Head tilt back - to make airway open and unconstrusted
Ambu bag - artificial air. More efficient than mouth to mouth. Tied it to an oxgyen tank that he brought. 
It took him a minute or so do these all

Then he did advance life support which is endotracheal tube - 100% of the air is going into the lungs. It's better than ambu bag. He did did it in 45 seconds. 

According to Blount, MJ wasn't breathing, he wasn't moving, his eyes was fixed and dilated. MB felt that MJ was dead. 

MB observed an an oxygen tank and saw a long tube and nasal cannula attached to it. Nasal Cannula was on MJ. MB also saw an IV on MJ's leg and saw an IV bag on IV stand. He did not see any monitoring equipment in the room or on Michael. 

While MB was doing his tasks, MB was able to see the heart monitor. He saw no movement. He believed MJ was flat lined. 

RS's duty was to gather medical information. MB heard RS asked about the medications MJ took. MB heard CM said no. For previous medical condition CM said no. CM said he was a healty 50 year old man. CM said he was providing normal saline. CM said MJ was rehearsing for 16 hours and was dehydrated. MB heard RS asking if MJ was taking recreational drugs. CM said no. 

Brazil asks about stater drugs. Atropine and EPI. Paramedic Goodwin made multiple attempts to find a vein in the arms but he was unssuccessful. RS found a jugular vein on the neck to administer another round of starter drugs. 

MB saw 3 open vials of lidocaine on the floor when he was helping MJ. Lidocaine is a heart drug. Paramedics do not carry lidocaine and did not administer it. CM did not mention of giving MJ any lidocaine. MB did not hear CM mentioning Propofol. 

MB says he did not hear anyone saying they felt a pulse. Brazil reminds him of his preliminary testimony. MB then remembers that CM said he felt a pulse on MJ's groin area. They stopped the comprehensions to check it (comprehensions can create artificial pulse). When they checked, no one else felt any pulse. 

RS was communicating with UCLA base center. MB heard UCLA was ready to announce him dead. MB never saw any signs of life and did not believe MJ was alive. CM took over the control of the patient. MJ was put on a backboard and paramedics took him down to transfer him to UCLA. Before they were taking MJ down, MB saw CM taking Lidocaine vials from the floor and put them in a black bag. MB never saw those lidocaine bottles again.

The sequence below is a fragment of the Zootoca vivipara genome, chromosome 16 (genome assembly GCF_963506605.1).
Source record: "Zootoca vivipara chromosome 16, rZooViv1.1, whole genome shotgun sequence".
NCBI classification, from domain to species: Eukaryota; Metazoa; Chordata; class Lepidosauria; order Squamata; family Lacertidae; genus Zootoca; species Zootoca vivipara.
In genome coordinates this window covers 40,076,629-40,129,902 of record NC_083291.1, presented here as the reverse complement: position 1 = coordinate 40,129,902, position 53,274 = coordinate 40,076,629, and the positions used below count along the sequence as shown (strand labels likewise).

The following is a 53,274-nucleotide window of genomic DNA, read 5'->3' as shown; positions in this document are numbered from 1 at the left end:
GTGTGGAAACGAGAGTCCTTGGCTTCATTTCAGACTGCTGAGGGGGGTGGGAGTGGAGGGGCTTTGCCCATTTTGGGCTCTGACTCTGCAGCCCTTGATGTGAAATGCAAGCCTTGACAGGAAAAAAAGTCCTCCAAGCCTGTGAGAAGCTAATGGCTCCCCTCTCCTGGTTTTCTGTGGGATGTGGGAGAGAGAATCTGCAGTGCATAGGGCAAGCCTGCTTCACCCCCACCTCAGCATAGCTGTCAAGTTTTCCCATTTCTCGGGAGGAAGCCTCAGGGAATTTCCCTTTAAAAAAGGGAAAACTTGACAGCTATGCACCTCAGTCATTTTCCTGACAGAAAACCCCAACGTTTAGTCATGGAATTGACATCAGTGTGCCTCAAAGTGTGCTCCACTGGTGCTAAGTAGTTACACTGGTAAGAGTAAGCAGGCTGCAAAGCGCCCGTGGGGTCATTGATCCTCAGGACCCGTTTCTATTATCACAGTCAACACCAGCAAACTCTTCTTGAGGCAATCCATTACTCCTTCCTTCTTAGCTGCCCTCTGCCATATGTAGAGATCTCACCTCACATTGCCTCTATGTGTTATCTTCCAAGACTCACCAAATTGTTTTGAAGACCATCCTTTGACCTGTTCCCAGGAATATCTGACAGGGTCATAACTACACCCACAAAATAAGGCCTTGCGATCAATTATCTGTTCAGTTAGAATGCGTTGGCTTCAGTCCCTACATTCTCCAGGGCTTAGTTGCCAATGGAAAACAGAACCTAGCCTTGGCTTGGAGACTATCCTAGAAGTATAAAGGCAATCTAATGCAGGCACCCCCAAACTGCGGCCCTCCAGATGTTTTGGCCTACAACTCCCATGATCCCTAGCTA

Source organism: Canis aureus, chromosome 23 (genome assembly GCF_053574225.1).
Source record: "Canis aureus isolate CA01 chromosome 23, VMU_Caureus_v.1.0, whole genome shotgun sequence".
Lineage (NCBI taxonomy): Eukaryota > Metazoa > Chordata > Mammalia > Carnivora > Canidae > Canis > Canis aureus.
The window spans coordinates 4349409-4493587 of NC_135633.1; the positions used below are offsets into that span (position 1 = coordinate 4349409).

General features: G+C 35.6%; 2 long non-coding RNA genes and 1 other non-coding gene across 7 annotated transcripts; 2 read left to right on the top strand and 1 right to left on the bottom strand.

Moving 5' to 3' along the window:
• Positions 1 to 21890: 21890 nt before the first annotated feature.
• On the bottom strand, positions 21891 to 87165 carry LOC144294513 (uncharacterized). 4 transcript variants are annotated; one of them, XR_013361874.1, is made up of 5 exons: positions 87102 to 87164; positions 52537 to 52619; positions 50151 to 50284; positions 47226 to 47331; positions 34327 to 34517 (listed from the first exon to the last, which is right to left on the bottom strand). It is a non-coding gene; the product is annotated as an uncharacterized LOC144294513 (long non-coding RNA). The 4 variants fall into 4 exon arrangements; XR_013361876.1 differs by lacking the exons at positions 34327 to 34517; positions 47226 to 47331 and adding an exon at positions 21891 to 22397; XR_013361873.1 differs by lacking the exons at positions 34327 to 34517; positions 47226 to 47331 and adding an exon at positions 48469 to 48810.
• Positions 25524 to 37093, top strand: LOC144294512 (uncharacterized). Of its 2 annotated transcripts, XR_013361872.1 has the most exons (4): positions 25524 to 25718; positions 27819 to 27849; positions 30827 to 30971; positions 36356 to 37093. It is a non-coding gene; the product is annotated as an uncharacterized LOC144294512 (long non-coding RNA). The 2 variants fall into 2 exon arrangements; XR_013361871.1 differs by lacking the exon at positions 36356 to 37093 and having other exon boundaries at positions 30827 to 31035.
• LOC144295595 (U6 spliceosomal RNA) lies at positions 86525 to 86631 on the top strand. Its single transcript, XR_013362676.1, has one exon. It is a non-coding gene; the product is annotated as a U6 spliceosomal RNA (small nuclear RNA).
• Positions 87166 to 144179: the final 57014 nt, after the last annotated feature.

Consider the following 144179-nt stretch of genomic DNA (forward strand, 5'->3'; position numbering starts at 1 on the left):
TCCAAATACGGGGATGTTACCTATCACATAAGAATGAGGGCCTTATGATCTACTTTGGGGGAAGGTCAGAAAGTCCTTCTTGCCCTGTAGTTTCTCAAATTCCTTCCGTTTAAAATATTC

MB rode with MJ to UCLA. He was sitting towards his head. They administered another started drugs to MJ on the ride. There was no change to MJ's situation on the ride. MB saw and heard CM on the phone. MB heard CM say "It's about Michael and it doesn't look good" on the phone. MB doesn't know who CM was speaking to on the phone.

MB saw MJ had condom catheter. It allows urine to be collected in a bag. It's typically used when someone not able to get up and go to the restroom. 

RS asked how long the patient was down. MB heard CM say "he's been down about 1 minute". MB felt MJ's skin,when he was on the bed he was warm. On the floor MJ felt cold to the touch. MB looking at MJ's condition believed he was longer than one minute. 

mid afternoon break

Defense cross by Gourjian 

MB parked the ambulance, got his equipment went upstairs to the bedroom. MB says MJ was still on the bed. MJ looked pale and thin.

Gourjian shows MB a picture and asks what the black thing on the bed is. 

MB doesn't know what it is. 

Gourjian asks what are recreational drugs? MB gives examples such as heroin, cocaine. CM answered that question as no. MB says he didn't hear CM mentioning lorazepam to RS. 

Defense asks if MB heard CM said "he has been down about a minute prior calling for help". MB says he didn't hear that , he only heard "about 1 minute". 

Gourjian goes over the AHA guidelines :comprehension first, airway next, breathing last. MB mentions in 2009 the rules was airway first but now the rules have changed. Gourjian asks is asking for assistance during CPR is normal, MB says yes.